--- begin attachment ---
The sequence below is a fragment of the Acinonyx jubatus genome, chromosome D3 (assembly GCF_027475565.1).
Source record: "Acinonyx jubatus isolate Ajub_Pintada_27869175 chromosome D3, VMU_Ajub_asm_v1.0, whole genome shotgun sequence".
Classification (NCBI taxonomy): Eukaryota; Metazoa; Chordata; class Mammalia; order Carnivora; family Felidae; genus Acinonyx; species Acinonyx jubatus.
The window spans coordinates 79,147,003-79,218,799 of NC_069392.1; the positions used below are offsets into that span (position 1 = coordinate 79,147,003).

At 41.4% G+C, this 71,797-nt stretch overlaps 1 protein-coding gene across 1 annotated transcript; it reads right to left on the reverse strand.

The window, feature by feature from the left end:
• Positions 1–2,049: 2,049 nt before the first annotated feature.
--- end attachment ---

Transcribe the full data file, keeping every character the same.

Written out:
The sequence below is a fragment of the Acinonyx jubatus genome, chromosome D3 (assembly GCF_027475565.1).
Source record: "Acinonyx jubatus isolate Ajub_Pintada_27869175 chromosome D3, VMU_Ajub_asm_v1.0, whole genome shotgun sequence".
Classification (NCBI taxonomy): Eukaryota; Metazoa; Chordata; class Mammalia; order Carnivora; family Felidae; genus Acinonyx; species Acinonyx jubatus.
The window spans coordinates 79,147,003-79,218,799 of NC_069392.1; the positions used below are offsets into that span (position 1 = coordinate 79,147,003).

At 41.4% G+C, this 71,797-nt stretch overlaps 1 protein-coding gene across 1 annotated transcript; it reads right to left on the reverse strand.

The window, feature by feature from the left end:
• Positions 1–2,049: 2,049 nt before the first annotated feature.